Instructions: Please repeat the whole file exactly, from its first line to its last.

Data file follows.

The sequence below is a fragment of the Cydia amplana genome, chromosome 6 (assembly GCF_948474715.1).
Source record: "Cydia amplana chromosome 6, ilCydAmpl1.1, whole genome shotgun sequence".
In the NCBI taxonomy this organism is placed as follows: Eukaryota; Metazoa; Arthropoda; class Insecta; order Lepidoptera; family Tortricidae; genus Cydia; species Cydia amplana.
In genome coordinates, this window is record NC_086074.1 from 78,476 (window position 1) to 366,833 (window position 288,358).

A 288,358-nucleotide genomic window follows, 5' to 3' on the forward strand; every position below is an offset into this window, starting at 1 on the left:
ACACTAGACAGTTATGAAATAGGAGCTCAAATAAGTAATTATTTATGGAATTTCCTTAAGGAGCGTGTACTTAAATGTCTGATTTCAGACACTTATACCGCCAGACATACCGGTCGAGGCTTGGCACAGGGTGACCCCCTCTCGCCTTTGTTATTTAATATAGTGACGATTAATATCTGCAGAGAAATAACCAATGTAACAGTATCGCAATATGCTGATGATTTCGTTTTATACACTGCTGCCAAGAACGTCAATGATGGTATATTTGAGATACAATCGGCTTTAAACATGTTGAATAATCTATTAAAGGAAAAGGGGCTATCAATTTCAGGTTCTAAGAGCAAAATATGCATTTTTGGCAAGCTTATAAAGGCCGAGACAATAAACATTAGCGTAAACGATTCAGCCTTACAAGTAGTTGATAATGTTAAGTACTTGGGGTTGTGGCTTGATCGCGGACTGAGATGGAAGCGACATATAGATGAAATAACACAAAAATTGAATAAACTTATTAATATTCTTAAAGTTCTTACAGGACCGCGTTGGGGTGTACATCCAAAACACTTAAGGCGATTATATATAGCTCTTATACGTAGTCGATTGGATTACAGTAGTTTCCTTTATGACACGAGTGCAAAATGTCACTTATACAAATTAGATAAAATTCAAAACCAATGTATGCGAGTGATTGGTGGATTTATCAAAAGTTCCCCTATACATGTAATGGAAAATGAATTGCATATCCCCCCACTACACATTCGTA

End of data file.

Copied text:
The sequence below is a fragment of the Cydia amplana genome, chromosome 6 (assembly GCF_948474715.1).
Source record: "Cydia amplana chromosome 6, ilCydAmpl1.1, whole genome shotgun sequence".
In the NCBI taxonomy this organism is placed as follows: Eukaryota; Metazoa; Arthropoda; class Insecta; order Lepidoptera; family Tortricidae; genus Cydia; species Cydia amplana.
In genome coordinates, this window is record NC_086074.1 from 78,476 (window position 1) to 366,833 (window position 288,358).

A 288,358-nucleotide genomic window follows, 5' to 3' on the forward strand; every position below is an offset into this window, starting at 1 on the left:
ACACTAGACAGTTATGAAATAGGAGCTCAAATAAGTAATTATTTATGGAATTTCCTTAAGGAGCGTGTACTTAAATGTCTGATTTCAGACACTTATACCGCCAGACATACCGGTCGAGGCTTGGCACAGGGTGACCCCCTCTCGCCTTTGTTATTTAATATAGTGACGATTAATATCTGCAGAGAAATAACCAATGTAACAGTATCGCAATATGCTGATGATTTCGTTTTATACACTGCTGCCAAGAACGTCAATGATGGTATATTTGAGATACAATCGGCTTTAAACATGTTGAATAATCTATTAAAGGAAAAGGGGCTATCAATTTCAGGTTCTAAGAGCAAAATATGCATTTTTGGCAAGCTTATAAAGGCCGAGACAATAAACATTAGCGTAAACGATTCAGCCTTACAAGTAGTTGATAATGTTAAGTACTTGGGGTTGTGGCTTGATCGCGGACTGAGATGGAAGCGACATATAGATGAAATAACACAAAAATTGAATAAACTTATTAATATTCTTAAAGTTCTTACAGGACCGCGTTGGGGTGTACATCCAAAACACTTAAGGCGATTATATATAGCTCTTATACGTAGTCGATTGGATTACAGTAGTTTCCTTTATGACACGAGTGCAAAATGTCACTTATACAAATTAGATAAAATTCAAAACCAATGTATGCGAGTGATTGGTGGATTTATCAAAAGTTCCCCTATACATGTAATGGAAAATGAATTGCATATCCCCCCACTACACATTCGTA